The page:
Atlantic City is auctioning off the chance to take down Trump Plaza casino

It All Comes Tumbling Down

Atlantic City is auctioning off the chance to take down Trump Plaza casino

A decaying Trumpian property in Atlantic City. (Kamoteus: A New Beginning/Flickr)

Want to say goodbye to Trump in a big way? Not the President, the Trump Plaza hotel and casino in Atlantic City, New Jersey.

The city is taking bids on the right to blow up the former Trump Plaza casino for charity in early 2021, shortly after President Donald Trump is scheduled to leave the White House on January 20. The implosion had originally been set for January 29 but has been pushed back to an as-of-yet-undetermined date, likely in February.

The event is being marketed as an unusual way for the winning bidder to relieve frustration about the past four years of the Trump presidency, the pandemic, the loss of jobs in Atlantic City, the lack of respect for Brutalism, whatever might be on their mind.

The winner doesn’t have to pay for the dynamite or place the explosives around the property—just push a button and watch the fireworks.

“You have a chance to be part of this city’s colorful history, as it says farewell to Trump Plaza,” writes Bodnar Auction Sales of Atlantic City, the auctioneer, on its website. “Bidding is now open to be the one to press the button to start the implosion.”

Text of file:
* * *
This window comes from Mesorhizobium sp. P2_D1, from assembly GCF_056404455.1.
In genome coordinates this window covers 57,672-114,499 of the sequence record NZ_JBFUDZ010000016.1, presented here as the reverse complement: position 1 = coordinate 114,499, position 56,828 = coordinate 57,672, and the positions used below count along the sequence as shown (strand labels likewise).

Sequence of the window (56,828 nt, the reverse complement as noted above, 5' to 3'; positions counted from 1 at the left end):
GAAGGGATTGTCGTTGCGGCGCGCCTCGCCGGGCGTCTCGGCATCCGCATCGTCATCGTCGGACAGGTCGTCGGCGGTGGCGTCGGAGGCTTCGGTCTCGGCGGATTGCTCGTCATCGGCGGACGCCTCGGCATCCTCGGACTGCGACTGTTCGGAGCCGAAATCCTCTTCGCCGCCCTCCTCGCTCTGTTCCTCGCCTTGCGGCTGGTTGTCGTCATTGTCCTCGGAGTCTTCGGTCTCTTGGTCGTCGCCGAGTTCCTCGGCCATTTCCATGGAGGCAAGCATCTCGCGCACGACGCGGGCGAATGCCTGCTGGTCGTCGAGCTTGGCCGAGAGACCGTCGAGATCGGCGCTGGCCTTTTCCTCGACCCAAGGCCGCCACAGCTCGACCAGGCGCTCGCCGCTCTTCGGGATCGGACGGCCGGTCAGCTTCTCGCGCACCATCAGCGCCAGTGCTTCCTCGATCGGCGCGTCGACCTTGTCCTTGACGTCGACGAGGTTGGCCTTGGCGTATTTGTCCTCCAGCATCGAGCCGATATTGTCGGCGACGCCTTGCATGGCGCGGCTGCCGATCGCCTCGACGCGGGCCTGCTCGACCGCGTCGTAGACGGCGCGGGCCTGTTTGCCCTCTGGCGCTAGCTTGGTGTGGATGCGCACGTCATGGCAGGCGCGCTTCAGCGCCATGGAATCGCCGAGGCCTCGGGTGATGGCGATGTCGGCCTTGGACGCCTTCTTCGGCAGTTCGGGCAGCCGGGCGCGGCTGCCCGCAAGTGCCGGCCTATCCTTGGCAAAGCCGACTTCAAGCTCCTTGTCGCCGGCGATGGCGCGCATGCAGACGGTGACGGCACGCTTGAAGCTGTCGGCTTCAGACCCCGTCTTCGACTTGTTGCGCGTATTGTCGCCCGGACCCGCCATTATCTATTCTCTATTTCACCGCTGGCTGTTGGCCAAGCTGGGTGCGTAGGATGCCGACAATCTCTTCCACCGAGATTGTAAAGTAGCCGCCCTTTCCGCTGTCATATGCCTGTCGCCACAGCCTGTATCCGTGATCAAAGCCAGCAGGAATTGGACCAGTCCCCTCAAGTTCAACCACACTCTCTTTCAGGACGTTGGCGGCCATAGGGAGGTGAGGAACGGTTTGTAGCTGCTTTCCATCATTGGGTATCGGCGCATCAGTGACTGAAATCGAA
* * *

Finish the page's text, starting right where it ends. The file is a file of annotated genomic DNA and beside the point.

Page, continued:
Proceeds from the auction will go to The Boys & Girls Club of Atlantic City.

Designed by Martin Stern Jr., the vacant casino at 2500 Boardwalk operated from May of 1984 until September of 2014. The property included a hotel with 904 rooms, more than 90,000 square feet of gaming space, and two restaurants. The building is currently in a state of disrepair, with chunks of the facade falling off and making the nearby boardwalk area unsafe.

The Trump Organization and a subsidiary, Trump Entertainment Resorts, once had three casinos in New Jersey but severed most ties more than a decade ago. Since 2016, the waterfront Trump Casino property has been owned by billionaire Carl Icahn, who has agreed to clear the land to make way for new development.

City officials have been pushing Icahn to clear the site, citing safety concerns. Atlantic City Mayor Marty Small says he hopes the auction raises more than $1 million.

“Some of Atlantic City’s iconic moments happened there, but on his way out, Donald Trump openly mocked Atlantic City, saying he made a lot of money and then got out,” Small told NBC Philadelphia. “I wanted to use the demolition of this place to raise money for charity.”

The last Atlantic City casino implosion was in 2007 when the former Sands casino was blown up.

According to Bodnar’s website, online bidding has already drawn 17 offers. The current bid is at $172,500, and live bidding will begin on January 19.

One benefit of this event, the auctioneer notes, is that the winning bidder doesn’t have to come to Atlantic City to claim the prize. Because the button can be pushed remotely, the company notes, it’s “an experience that can be done anywhere in the world.”